She walks into the store with its overcrowded t-stands, trying not to be overwhelmed by all the loud graphic tees, bright prints, and her beloved stripes. She considers putting on her sunglasses to block out the fluorescent lights. She picks up a pair of jeggings, admires the color and softness, and sighs. She decides she’s too old for them. After walking around for 15 minutes trying not to feel 80 among the teens and twenty year olds and being ignored by the number of sales people she passed, she exits the store. She glances at the five headless white mannequins, all wearing fashion’s latest.
I love fashion. My degree is in Apparel Merchandising and Management. But my degree these days goes towards spotting trends (please lord make the off the shoulder and cut out tops go away!), helping my kids with their wardrobes when they let me, and trying not to yell at retail employees a la Vivian Ward with a “Big mistake. Big. Huge. I have to go shopping now.”
They say malls are starting to be a thing of the past and mall rats like I was in the 90s (okay, late 80s) are extinct. I beg to differ. I have a 10 year old who lives for the mall. I can already see her asking me to drop her off near the closest entrance to Hot Topic when she’s 15. But I have fallen out of love with mall shopping. I walk into stores like H&M, Forever 21, and American Eagle and am mostly ignored. I start to wonder, “Am I too old for these stores?” I feel like I am having an identity crisis with my style. At 42, I feel like I’m probably too old for my current wardrobe but not just yet ready for a Mrs. Roper muumuu:
On Small Business Saturday the family and I headed to downtown Fullerton. Ever since we moved back to Orange County hubby and I have wanted to go hangout down there. After a delicious lunch at Big Slice Pizza, we walked down Harbor Boulevard between Amerige and Wilshire.
Our first destination was Lost Levels, a video game shop with retro arcade games and pinball machines for customers to play. The guys running the place chill behind the counter and are helpful if you need it. They also have video game systems for purchase, video games to put in those systems, candy, and other merchandise that your kids will want to spend all their money on. After letting the kids milk us for all our quarters, we headed over to Goldie’s.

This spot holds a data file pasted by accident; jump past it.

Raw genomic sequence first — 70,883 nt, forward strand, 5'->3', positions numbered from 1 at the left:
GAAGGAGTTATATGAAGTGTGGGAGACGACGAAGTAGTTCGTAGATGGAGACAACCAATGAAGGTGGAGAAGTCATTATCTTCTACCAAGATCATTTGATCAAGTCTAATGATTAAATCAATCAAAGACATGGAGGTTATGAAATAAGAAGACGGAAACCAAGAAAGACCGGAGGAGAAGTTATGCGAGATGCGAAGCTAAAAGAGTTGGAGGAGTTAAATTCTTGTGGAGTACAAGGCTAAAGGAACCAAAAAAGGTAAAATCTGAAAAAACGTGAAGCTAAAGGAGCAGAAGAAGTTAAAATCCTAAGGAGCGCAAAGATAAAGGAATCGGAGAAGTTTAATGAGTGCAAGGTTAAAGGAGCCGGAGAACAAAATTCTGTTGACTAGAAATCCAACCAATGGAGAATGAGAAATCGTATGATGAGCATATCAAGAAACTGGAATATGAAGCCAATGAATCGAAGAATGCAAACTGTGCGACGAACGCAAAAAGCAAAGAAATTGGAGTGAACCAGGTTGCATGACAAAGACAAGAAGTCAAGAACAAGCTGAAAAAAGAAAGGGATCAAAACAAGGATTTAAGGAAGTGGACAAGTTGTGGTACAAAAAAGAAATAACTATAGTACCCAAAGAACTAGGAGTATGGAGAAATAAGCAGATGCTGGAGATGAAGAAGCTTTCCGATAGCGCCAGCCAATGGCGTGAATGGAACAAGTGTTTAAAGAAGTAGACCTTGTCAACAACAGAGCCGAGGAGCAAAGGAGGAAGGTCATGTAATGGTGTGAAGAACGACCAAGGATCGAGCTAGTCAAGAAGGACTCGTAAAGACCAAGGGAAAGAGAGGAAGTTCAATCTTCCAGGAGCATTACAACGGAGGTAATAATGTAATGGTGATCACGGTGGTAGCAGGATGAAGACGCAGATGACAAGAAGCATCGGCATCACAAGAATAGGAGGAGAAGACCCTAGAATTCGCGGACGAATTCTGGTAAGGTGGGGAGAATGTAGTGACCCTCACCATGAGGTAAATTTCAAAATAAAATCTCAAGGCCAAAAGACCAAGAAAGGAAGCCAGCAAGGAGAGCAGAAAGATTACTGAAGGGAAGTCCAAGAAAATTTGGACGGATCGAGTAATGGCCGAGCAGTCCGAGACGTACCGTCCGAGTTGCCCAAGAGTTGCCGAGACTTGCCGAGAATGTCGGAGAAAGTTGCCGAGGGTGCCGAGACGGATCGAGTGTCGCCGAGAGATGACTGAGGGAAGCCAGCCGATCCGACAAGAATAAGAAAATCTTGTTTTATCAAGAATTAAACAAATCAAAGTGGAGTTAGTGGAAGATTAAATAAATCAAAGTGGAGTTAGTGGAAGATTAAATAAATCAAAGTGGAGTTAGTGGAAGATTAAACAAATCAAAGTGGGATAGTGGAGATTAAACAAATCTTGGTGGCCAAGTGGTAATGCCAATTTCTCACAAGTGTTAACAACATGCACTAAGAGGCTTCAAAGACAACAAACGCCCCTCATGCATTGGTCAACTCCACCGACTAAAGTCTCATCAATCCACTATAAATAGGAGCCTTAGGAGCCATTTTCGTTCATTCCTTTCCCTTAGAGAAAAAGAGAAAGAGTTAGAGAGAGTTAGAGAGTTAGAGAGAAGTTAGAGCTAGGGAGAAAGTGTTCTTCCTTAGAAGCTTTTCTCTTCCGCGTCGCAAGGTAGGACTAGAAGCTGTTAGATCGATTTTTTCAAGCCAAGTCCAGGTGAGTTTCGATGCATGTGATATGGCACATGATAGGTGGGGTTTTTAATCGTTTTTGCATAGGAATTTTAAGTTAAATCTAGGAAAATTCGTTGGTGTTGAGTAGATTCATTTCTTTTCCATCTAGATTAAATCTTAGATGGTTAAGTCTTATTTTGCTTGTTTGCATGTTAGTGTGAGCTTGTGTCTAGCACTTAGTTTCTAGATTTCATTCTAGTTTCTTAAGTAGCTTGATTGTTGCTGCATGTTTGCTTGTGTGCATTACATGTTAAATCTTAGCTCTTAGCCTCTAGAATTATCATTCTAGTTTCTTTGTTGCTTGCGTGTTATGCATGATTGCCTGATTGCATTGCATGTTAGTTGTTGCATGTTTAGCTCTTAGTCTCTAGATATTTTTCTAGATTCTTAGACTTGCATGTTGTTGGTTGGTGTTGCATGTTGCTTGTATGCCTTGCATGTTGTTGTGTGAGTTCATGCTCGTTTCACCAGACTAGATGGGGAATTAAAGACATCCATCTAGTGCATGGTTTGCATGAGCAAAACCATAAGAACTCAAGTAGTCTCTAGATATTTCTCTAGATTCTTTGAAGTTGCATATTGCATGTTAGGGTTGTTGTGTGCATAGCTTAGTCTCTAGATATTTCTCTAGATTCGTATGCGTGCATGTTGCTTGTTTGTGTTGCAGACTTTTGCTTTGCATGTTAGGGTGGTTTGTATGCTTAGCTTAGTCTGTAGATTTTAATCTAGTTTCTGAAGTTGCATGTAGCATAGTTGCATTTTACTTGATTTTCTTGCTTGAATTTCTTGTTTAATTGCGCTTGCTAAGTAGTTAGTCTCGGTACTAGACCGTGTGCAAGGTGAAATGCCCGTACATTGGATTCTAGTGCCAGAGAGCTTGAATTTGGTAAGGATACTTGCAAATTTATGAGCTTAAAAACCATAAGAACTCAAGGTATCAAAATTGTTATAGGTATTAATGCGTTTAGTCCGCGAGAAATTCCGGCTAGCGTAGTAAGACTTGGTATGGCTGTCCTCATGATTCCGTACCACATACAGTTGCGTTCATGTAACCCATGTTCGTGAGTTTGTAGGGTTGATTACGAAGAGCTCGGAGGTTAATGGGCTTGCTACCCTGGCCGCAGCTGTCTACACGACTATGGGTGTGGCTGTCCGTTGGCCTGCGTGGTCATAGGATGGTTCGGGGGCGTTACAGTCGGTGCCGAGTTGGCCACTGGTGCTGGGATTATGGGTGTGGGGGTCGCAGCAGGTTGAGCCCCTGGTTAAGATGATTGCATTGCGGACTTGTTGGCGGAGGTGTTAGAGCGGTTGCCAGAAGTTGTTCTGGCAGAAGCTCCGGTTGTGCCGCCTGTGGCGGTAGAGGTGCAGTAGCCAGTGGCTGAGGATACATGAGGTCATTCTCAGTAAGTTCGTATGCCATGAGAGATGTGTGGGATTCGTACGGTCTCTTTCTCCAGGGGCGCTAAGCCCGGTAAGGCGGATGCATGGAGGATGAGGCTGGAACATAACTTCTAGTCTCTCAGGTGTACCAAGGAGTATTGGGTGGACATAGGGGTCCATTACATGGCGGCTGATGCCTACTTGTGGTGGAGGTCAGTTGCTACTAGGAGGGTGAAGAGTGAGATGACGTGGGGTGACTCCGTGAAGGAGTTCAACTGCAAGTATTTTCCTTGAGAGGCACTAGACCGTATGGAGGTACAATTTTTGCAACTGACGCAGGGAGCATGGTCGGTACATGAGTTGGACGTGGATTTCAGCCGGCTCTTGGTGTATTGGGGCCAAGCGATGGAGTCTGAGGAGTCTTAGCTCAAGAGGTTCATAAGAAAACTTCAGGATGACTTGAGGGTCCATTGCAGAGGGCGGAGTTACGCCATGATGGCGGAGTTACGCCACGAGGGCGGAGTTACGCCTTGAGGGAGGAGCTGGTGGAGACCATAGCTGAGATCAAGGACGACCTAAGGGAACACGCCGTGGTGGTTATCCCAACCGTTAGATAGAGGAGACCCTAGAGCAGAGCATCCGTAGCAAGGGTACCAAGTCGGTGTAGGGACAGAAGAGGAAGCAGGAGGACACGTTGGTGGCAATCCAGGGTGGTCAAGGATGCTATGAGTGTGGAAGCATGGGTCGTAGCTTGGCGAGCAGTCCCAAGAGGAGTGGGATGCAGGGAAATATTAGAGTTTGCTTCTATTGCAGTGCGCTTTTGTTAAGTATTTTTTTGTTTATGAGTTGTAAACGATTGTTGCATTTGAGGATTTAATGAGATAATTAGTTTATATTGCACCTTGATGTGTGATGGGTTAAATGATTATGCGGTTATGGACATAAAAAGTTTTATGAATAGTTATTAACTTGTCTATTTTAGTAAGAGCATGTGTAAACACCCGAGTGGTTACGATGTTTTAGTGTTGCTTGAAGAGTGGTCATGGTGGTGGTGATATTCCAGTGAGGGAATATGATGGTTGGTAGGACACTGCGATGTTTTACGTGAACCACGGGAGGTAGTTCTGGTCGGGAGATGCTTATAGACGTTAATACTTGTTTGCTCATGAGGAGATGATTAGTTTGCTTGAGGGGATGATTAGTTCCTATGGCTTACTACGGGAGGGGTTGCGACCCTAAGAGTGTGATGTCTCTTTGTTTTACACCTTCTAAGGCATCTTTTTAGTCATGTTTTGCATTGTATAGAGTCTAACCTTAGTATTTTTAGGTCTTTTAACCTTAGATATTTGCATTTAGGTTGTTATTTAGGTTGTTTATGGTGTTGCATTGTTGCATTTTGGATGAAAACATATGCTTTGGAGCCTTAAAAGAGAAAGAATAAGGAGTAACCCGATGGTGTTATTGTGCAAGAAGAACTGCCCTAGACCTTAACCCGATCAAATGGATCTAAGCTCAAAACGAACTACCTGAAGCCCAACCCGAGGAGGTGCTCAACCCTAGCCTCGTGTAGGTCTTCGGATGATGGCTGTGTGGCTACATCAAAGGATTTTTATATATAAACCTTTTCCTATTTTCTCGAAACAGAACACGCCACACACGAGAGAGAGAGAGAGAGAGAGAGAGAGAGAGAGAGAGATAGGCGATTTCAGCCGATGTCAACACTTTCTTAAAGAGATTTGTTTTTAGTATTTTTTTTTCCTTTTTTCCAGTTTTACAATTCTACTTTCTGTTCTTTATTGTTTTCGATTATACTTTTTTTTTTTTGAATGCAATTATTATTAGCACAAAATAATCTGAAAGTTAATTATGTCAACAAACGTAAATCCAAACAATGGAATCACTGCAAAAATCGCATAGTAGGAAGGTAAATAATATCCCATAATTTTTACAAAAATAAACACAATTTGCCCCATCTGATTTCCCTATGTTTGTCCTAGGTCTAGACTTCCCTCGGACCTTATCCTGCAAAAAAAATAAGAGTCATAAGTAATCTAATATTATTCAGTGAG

Goldie’s is a clothing boutique with hipster California wear. The guys took a hard pass on coming in so my daughter and I greeted were warmly by a sales girl as we decided on what jewelry we had to have (a Leo necklace for my girl, some dangly earrings for me). I was handed a mimosa (yes please) and the girl was so sweet to ask if Scarlet wanted some OJ or lemonade. We walked around for a bit longer than the guys probably wanted us to, I tried on a top that was too delicate for my taste, and left with hopes that we will be back soon.
My favorite stop of the day was Half Off Books. A couple of visits had already been made by Scarlet and I and we couldn’t wait to introduce her dad and brother. We walked in and were told hello by no less than three staff members with huge smiles. An adorable older doggo made her way around the store as we were told about their fire sale. The kids and I headed straight to the children and young adult section, eager to find the books we would take home. Curls and I started making a stack while my boy got frustrated and started sulking after trying to find a Minecraft book. I approached sales guy Luis and asked for his help in finding a book for him. I mentioned that I had to steer my eight year old out of the horror/crime section on the other side of the store and told him books he had already read. Within five minutes Luis had the Scary Stories trilogy by Alvin Schwartz and not a minute later Wesley was reading one of the three. All of the guys are obviously passionate about what they do and love books. I can’t think of a better place for us to grow our collection of stories.
Small Business Saturday didn’t solve my Mrs. Roper’s muumuu problem but it did give me hope that there are still good companies out there who treat their customers well and I won’t have to resort to online shopping only. So if you can this Christmas, head over to that Mom and Pop shop in your town and give them your business.